The age-adjusted cardiovascular mortality rate has fallen by 40% in the United States over the last 30 years, primarily since the late 1960s. Although cardiovascular disease is still the leading cause of death in this country, the rate of deaths from Cardiovascular disease have dropped to below 50%, and the rate continues to decrease. In actual numbers, it has been estimated that as many as 300,000 people between the ages of 35 and 65 years would have died from coronary heart disease between 1968 and 1978 if the mortality rate had remained unchanged. The extent of the decline varies with different areas of the country and most dramatically affects the black population. Between 1970 and 1980, life expectancy increased by 2.7 years for white men, 2.5 years for white women, 3.7 years for black men, and 4.0 years for black women. Attempts to analyze the decline in mortality must take 2 features of mortality into consideration: incidence and case fatality, which reflect changes in primary prevention factors and in treatment methods, respectively. However, data on cardiovascular, disease conflict and are difficult to interpret. Many methods of estimating the potential effect of altering or eliminating potential risk factors such as smoking, hypertension and cholesterol have been explored, with encouraging results.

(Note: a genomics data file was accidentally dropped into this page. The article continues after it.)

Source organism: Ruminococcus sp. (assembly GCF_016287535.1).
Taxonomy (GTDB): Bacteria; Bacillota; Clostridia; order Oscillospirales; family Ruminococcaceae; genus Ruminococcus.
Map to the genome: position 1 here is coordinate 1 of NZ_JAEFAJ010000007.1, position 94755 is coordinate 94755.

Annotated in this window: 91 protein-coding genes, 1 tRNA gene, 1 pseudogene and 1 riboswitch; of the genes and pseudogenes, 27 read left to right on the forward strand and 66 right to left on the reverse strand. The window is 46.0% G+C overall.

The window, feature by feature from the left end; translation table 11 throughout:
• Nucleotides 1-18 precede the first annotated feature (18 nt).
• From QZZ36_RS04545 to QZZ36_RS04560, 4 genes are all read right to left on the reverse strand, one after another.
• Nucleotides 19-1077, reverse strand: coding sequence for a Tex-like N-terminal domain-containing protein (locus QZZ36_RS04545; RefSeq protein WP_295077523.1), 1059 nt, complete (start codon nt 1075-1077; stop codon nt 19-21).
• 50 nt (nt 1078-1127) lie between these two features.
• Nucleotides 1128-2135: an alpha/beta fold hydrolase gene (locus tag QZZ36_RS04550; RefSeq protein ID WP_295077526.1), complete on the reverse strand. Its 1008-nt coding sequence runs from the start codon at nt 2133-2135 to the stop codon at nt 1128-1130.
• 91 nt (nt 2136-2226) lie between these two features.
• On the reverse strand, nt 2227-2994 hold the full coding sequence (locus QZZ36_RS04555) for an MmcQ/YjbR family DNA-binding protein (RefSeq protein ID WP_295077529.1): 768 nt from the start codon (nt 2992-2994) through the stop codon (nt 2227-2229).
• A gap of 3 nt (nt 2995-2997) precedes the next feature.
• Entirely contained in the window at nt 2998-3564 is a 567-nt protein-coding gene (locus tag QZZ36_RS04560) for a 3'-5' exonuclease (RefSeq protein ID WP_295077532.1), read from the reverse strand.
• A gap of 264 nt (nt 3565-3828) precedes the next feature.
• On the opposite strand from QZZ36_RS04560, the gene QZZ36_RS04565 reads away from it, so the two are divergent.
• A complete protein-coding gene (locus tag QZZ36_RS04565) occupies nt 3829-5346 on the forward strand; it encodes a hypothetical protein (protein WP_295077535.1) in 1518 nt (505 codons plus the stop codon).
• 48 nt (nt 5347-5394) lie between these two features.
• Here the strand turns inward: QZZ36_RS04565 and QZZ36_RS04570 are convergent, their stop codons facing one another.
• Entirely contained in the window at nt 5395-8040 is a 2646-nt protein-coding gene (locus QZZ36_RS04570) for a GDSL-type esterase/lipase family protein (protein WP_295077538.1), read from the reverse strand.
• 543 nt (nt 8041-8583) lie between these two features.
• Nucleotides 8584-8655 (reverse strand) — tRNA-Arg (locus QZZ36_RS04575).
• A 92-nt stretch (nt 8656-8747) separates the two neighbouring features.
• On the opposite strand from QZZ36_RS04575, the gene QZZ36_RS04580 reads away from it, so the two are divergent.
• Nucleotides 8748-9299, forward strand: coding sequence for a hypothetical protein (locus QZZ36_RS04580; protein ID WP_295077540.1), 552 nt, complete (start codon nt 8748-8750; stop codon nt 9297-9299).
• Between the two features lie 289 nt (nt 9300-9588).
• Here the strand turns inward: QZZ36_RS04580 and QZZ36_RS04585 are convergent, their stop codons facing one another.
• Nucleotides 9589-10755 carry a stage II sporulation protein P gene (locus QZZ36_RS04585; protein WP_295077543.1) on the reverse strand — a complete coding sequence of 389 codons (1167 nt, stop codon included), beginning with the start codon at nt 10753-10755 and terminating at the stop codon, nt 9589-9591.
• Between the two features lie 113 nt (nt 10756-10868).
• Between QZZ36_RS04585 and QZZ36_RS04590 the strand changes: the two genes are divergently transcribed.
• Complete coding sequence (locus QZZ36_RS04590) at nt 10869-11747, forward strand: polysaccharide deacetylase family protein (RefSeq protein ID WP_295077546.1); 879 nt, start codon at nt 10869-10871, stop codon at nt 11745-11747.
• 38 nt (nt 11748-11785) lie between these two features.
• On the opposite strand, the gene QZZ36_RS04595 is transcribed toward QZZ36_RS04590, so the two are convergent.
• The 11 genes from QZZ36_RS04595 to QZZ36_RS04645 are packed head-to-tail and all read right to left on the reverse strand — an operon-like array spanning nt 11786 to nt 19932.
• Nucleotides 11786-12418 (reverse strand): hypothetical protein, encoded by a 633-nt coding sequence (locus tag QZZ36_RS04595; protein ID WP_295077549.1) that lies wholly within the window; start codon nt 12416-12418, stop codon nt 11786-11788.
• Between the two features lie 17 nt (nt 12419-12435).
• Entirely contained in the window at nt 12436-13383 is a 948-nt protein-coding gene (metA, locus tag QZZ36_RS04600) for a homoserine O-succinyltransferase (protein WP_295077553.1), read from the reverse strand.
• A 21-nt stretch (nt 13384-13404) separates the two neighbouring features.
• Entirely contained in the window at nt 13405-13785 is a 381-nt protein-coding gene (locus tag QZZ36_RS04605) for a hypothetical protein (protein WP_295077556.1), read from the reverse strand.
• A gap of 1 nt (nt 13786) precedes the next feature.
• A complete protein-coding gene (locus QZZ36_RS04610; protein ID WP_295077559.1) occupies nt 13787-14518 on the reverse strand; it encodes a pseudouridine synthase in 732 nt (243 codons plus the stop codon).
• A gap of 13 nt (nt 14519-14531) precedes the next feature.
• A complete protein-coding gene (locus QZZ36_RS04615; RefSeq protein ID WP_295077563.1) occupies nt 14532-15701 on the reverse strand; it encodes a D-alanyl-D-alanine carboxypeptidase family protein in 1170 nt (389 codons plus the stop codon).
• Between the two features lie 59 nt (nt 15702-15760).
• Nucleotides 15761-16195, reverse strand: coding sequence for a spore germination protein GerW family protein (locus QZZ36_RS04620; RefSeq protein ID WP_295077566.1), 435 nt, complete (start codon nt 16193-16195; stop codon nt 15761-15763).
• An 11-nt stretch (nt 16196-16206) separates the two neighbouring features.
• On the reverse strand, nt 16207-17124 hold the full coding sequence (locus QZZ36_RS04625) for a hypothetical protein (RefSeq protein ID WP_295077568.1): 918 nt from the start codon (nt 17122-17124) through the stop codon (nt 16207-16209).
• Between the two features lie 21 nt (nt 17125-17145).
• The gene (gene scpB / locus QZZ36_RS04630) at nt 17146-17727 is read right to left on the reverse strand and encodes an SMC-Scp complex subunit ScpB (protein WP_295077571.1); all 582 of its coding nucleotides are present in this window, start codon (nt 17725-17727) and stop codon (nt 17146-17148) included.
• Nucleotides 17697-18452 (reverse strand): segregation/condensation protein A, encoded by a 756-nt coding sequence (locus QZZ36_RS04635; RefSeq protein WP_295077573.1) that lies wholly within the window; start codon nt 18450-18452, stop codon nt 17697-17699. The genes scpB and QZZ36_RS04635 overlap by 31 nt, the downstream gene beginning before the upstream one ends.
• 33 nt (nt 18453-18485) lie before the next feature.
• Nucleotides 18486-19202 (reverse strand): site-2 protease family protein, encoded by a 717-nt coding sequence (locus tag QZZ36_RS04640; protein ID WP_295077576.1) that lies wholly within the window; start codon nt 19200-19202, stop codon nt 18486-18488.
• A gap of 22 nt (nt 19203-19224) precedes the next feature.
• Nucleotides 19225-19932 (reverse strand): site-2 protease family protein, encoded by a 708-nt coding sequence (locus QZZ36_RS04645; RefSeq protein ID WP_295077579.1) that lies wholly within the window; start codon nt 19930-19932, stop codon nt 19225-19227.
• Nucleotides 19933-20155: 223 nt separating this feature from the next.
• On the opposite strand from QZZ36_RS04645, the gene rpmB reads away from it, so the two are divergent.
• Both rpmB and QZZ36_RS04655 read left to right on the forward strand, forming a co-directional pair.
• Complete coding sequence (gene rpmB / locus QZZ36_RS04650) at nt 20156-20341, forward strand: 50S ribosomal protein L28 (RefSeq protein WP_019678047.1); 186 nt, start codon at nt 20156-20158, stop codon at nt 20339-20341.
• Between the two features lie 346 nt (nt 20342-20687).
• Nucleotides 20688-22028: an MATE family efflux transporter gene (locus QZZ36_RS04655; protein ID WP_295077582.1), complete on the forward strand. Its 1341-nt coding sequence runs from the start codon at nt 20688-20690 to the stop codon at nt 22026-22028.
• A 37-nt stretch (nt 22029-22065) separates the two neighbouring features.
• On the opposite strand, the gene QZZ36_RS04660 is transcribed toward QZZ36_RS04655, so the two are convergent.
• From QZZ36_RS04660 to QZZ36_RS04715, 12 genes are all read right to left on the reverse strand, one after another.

ASJC Scopus subject areas
- Cardiology and Cardiovascular Medicine